See citations under working paper version above.
  2. Riccardo Peccei & Helen Bewley & Howard Gospel & Paul Willman, 2008. "Look Who's Talking: Sources of Variation in Information Disclosure in the UK," British Journal of Industrial Relations, London School of Economics, vol. 46(2), pages 340-366, June.

    Cited by:

    1. Sergio Salis & Allan M. Williams, 2010. "Knowledge Sharing through Face‐to‐Face Communication and Labour Productivity: Evidence from British Workplaces," British Journal of Industrial Relations, London School of Economics, vol. 48(2), pages 436-459, June.
    2. Chu-Mei Liu & Chieh-Peng Lin, 2018. "Assessing the effects of responsible leadership and ethical conflict on behavioral intention," Review of Managerial Science, Springer, vol. 12(4), pages 1003-1024, October.

  3. Helen Bewley, 2006. "Raising the Standard? The Regulation of Employment, and Public Sector Employment Policy," British Journal of Industrial Relations, London School of Economics, vol. 44(2), pages 351-372, June.

    Cited by:

    1. Les Worrall & Kim Mather & Roger Seifert, 2010. "Solving the Labour Problem Among Professional Workers in the UK Public Sector: Organisation Change and Performance Management," Public Organization Review, Springer, vol. 10(2), pages 117-137, June.

  4. Riccardo Peccei & Helen Bewley & Howard Gospel & Paul Willman, 2005. "Is It Good to Talk? Information Disclosure and Organizational Performance in the UK," British Journal of Industrial Relations, London School of Economics, vol. 43(1), pages 11-39, March.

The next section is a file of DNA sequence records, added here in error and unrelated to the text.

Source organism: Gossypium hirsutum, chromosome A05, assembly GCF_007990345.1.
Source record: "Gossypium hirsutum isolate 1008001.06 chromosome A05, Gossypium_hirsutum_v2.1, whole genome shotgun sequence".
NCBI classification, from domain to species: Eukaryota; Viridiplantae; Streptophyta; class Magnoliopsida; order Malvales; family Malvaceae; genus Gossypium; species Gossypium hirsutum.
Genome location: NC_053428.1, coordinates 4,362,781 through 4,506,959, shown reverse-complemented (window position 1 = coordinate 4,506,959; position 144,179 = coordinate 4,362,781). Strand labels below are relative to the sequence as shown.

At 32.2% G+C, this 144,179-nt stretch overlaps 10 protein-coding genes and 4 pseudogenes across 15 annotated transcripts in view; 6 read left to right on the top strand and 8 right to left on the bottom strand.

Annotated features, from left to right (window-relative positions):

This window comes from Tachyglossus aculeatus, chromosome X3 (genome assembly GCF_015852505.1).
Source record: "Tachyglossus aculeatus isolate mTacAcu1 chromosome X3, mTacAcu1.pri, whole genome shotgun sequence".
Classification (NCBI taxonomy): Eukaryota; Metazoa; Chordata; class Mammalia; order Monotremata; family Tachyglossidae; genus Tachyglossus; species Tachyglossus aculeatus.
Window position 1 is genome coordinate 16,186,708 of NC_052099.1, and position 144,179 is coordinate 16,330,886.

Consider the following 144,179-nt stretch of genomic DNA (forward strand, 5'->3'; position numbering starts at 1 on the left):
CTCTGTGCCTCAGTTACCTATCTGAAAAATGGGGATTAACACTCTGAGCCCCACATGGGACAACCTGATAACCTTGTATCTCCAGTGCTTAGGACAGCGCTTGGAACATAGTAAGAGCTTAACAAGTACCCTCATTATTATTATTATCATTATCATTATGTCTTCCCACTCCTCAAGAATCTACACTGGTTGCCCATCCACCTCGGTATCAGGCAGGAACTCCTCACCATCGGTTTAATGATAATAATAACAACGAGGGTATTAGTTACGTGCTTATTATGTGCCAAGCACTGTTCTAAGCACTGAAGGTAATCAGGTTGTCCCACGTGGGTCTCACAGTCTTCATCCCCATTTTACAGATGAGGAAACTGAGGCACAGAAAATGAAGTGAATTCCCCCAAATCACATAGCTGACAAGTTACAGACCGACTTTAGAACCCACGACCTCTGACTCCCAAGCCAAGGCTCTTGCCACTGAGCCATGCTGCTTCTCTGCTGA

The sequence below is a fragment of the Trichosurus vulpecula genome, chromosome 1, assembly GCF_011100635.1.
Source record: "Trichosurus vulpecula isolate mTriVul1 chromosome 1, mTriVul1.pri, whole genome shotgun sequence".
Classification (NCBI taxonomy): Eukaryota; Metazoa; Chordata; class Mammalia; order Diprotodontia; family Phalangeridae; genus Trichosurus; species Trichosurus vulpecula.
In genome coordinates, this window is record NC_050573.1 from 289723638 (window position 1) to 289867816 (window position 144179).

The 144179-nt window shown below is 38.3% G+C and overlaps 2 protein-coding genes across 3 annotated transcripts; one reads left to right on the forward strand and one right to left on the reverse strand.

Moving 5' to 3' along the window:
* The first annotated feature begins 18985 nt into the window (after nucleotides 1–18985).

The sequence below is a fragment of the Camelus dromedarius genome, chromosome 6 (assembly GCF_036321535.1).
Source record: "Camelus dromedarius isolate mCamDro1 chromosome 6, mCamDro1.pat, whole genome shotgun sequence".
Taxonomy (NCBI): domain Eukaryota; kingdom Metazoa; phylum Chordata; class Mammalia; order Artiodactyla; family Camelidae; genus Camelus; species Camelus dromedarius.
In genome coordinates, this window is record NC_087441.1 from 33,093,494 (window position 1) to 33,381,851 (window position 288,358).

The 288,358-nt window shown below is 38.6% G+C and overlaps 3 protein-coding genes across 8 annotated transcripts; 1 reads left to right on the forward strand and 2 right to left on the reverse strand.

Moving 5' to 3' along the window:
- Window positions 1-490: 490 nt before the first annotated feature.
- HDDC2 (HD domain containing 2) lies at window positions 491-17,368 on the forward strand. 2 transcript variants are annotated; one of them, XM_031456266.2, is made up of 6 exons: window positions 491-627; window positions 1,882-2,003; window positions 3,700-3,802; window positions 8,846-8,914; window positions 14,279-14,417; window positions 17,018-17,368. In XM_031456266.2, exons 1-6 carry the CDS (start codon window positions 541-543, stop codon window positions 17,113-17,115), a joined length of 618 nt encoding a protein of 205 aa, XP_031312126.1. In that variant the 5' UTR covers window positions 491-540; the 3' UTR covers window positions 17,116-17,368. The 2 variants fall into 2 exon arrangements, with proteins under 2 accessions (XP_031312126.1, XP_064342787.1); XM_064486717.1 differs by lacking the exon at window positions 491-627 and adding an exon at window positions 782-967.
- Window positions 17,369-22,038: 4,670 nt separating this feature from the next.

Cited by:

    1. Mathieu Floquet & Marc Nikitin, 2013. "Faut-il diffuser de l'information financière aux salariés ?," Post-Print hal-01003932, HAL.
    2. Sergio Salis & Allan M. Williams, 2010. "Knowledge Sharing through Face‐to‐Face Communication and Labour Productivity: Evidence from British Workplaces," British Journal of Industrial Relations, London School of Economics, vol. 48(2), pages 436-459, June.
    3. Harald Biong & Arne Nygaard & Ragnhild Silkoset, 2010. "The Influence of Retail Management’s Use of Social Power on Corporate Ethical Values, Employee Commitment, and Performance," Journal of Business Ethics, Springer, vol. 97(3), pages 341-363, December.
    4. Croucher, Richard & Rizov, Marian & Goolaup, Ram, 2014. "The antecedents of direct management communication to employees in Mauritius," EconStor Open Access Articles and Book Chapters, ZBW - Leibniz Information Centre for Economics, pages 2420-2437.